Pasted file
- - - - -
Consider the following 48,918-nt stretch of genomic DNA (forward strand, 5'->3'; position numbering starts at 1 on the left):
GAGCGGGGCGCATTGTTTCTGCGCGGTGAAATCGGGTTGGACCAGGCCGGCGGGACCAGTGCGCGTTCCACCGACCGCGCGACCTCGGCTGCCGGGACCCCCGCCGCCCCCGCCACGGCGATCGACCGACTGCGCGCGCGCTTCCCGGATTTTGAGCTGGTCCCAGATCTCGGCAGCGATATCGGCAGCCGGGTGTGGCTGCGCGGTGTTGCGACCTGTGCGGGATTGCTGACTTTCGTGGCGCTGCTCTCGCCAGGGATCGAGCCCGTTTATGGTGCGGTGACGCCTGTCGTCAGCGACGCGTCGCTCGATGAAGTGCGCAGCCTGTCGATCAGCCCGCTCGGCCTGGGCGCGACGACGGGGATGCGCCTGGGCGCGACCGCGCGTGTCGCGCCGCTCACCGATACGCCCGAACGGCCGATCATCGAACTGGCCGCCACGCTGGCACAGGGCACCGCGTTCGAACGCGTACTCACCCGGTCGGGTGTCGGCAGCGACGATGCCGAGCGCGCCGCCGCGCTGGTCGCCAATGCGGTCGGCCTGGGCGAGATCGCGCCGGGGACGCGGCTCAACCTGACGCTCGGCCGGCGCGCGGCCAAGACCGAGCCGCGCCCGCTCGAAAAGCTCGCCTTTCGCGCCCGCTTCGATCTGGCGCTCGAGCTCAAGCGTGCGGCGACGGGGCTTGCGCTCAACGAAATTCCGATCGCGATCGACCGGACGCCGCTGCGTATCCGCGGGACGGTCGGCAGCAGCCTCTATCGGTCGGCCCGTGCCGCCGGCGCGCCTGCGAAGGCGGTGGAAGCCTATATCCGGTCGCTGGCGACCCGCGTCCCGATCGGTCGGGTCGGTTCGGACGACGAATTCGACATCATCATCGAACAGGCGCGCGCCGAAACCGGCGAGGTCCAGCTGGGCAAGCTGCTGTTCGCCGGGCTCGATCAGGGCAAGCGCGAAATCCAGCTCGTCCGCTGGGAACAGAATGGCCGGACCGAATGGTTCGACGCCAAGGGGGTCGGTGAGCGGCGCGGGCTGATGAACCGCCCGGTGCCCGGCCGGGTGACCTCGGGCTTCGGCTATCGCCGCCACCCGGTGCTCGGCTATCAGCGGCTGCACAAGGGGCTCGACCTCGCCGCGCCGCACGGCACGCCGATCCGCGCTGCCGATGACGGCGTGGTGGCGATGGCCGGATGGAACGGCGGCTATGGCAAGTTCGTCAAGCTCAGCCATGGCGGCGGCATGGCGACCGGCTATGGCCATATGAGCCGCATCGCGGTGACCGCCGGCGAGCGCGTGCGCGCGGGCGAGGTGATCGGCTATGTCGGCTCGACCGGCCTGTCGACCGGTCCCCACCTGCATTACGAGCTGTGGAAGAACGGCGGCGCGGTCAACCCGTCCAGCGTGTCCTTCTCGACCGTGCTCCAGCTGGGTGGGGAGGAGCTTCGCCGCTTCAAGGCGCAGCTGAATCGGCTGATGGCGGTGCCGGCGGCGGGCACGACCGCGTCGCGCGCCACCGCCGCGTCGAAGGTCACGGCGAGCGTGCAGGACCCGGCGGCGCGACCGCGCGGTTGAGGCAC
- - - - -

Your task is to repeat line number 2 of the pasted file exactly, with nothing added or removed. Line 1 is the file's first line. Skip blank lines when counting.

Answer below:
GAGCGGGGCGCATTGTTTCTGCGCGGTGAAATCGGGTTGGACCAGGCCGGCGGGACCAGTGCGCGTTCCACCGACCGCGCGACCTCGGCTGCCGGGACCCCCGCCGCCCCCGCCACGGCGATCGACCGACTGCGCGCGCGCTTCCCGGATTTTGAGCTGGTCCCAGATCTCGGCAGCGATATCGGCAGCCGGGTGTGGCTGCGCGGTGTTGCGACCTGTGCGGGATTGCTGACTTTCGTGGCGCTGCTCTCGCCAGGGATCGAGCCCGTTTATGGTGCGGTGACGCCTGTCGTCAGCGACGCGTCGCTCGATGAAGTGCGCAGCCTGTCGATCAGCCCGCTCGGCCTGGGCGCGACGACGGGGATGCGCCTGGGCGCGACCGCGCGTGTCGCGCCGCTCACCGATACGCCCGAACGGCCGATCATCGAACTGGCCGCCACGCTGGCACAGGGCACCGCGTTCGAACGCGTACTCACCCGGTCGGGTGTCGGCAGCGACGATGCCGAGCGCGCCGCCGCGCTGGTCGCCAATGCGGTCGGCCTGGGCGAGATCGCGCCGGGGACGCGGCTCAACCTGACGCTCGGCCGGCGCGCGGCCAAGACCGAGCCGCGCCCGCTCGAAAAGCTCGCCTTTCGCGCCCGCTTCGATCTGGCGCTCGAGCTCAAGCGTGCGGCGACGGGGCTTGCGCTCAACGAAATTCCGATCGCGATCGACCGGACGCCGCTGCGTATCCGCGGGACGGTCGGCAGCAGCCTCTATCGGTCGGCCCGTGCCGCCGGCGCGCCTGCGAAGGCGGTGGAAGCCTATATCCGGTCGCTGGCGACCCGCGTCCCGATCGGTCGGGTCGGTTCGGACGACGAATTCGACATCATCATCGAACAGGCGCGCGCCGAAACCGGCGAGGTCCAGCTGGGCAAGCTGCTGTTCGCCGGGCTCGATCAGGGCAAGCGCGAAATCCAGCTCGTCCGCTGGGAACAGAATGGCCGGACCGAATGGTTCGACGCCAAGGGGGTCGGTGAGCGGCGCGGGCTGATGAACCGCCCGGTGCCCGGCCGGGTGACCTCGGGCTTCGGCTATCGCCGCCACCCGGTGCTCGGCTATCAGCGGCTGCACAAGGGGCTCGACCTCGCCGCGCCGCACGGCACGCCGATCCGCGCTGCCGATGACGGCGTGGTGGCGATGGCCGGATGGAACGGCGGCTATGGCAAGTTCGTCAAGCTCAGCCATGGCGGCGGCATGGCGACCGGCTATGGCCATATGAGCCGCATCGCGGTGACCGCCGGCGAGCGCGTGCGCGCGGGCGAGGTGATCGGCTATGTCGGCTCGACCGGCCTGTCGACCGGTCCCCACCTGCATTACGAGCTGTGGAAGAACGGCGGCGCGGTCAACCCGTCCAGCGTGTCCTTCTCGACCGTGCTCCAGCTGGGTGGGGAGGAGCTTCGCCGCTTCAAGGCGCAGCTGAATCGGCTGATGGCGGTGCCGGCGGCGGGCACGACCGCGTCGCGCGCCACCGCCGCGTCGAAGGTCACGGCGAGCGTGCAGGACCCGGCGGCGCGACCGCGCGGTTGAGGCAC